|We saw that EmuTOS works fine on Vampire, using Amiga hardware. Next obvious step is to add Atari hardware implementation in the Vampire FPGA, to allow more Atari programs to work, including hardware-banging software like games and demos. Gunnar already shown interest to do that.|
Some Atari hardware parts are easy to implement, some are not. To get a complete ST in Vampire, the easiest way is to get in touch with people who already implemented full ST in FPGA:
- Wolfgang Förster who created the Suska board
- Till Harbaum who created the MIST board
I'm sure their work could be merged to Vampire (or the opposite), just ask them.
Before getting a full ST in Vampire, I believe it would be *easy* with *minimal* effort to get some simple Atari demos working. The idea is to load such programs with EmuTOS for Amiga, then, just before jumping to the user program, EmuTOS could enable "ST mode" by writing to a new Vampire register.
What needs to be done for minimal ST mode on Vampire:
1) A new register to switch from Amiga to ST mode. Mandatory to cope with different interrupts.
2) Map $00ff0000-$00ffffff to special Atari I/O space in the FPGA. This could even be RAM for first tests, that would be good enough.
3) Map $ffxxxxxx addresses to $00xxxxxx. This is because Atari software accesses I/O space either with $ffxxxx or $ffffxxxx.w. This doesn't matter on a 24-bit address bus, but on 32-bit address buss that matters.
4) Add support for Atari interleaved bitplanes to SAGA. Gunnar told me he had already made tests with that.
5) Add support for ST-Low video mode in SAGA. Virtually all ST games and demos use that mode. It is 320x200, 4 planes (16 colors). Refresh rate is preferably 50 Hz (for European games/demos). Can also be 60 Hz by writing to a register, but not important for first tests.
6) How hardware determines the video base address, let's say $AABBCCDD:
- AA is always 00. Screen buffers can be anywhere in ST-RAM (first 14 MB of address space).
- BB is read from byte $FF8201 (Video base high)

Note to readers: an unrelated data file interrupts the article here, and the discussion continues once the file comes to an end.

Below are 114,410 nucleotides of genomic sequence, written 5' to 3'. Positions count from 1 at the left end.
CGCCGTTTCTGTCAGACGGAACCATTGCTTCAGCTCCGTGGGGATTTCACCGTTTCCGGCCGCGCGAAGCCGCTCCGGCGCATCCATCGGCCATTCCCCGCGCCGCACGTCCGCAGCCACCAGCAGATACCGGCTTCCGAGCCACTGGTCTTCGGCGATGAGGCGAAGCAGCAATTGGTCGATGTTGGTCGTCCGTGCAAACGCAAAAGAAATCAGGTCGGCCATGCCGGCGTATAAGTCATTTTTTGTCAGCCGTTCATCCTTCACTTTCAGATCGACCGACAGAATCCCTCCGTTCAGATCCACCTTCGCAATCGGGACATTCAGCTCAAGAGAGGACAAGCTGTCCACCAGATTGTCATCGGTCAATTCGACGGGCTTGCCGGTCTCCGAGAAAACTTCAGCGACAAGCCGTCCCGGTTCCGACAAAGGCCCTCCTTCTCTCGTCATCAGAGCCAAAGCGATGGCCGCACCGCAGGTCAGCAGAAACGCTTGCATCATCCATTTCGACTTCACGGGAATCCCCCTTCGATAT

- CC is read from byte $FF8203 (Video base medium)
- DD is always 00 on ST (additional register exists on STe)
Implement the 2 above byte registers (could be simple RAM), then software can set the video address.
7) Implement palette registers
There are 16 WORD registers located at $FF8240.
First word is color 0 (also used for borders), second one is color 1, etc.
Each word uses format $RGB. Range is from $000 (black) to $777 (white), which means 512 possible colors. High bit of each nibble is ignored on ST (only used on STe as additional LSB for 4096 colors).
8) Disable Amiga interrupts. They conflict with Atari ones.
9) Enable Atari VBL interrupt. It is 68000 level 4 interrupt, using vector at $70. It is used by programs for display synchronization.
10) Add minimal stub for YM-2148 soundchip. Virtually all games and demos write directly to it. You don't need to implement the actual chip, just ensure that BYTE writes to $FF8800 and $FF8802 don't produce something bad.
11) Add minimal stub for IKBD (intelligent keyboard). It is the device which handles keybord/mouse/joysticks. Just ensure that BYTE address $FFFC02 can be read, and returns preferably 0 to avoid software think some key is stuck.
The above list is really small, but from the top of my head, I think this should be enough for a first real-world test with simple existing demos. It should be very easy to implement for an experimented VHDL developer. So, Gunnar, go ahead :-)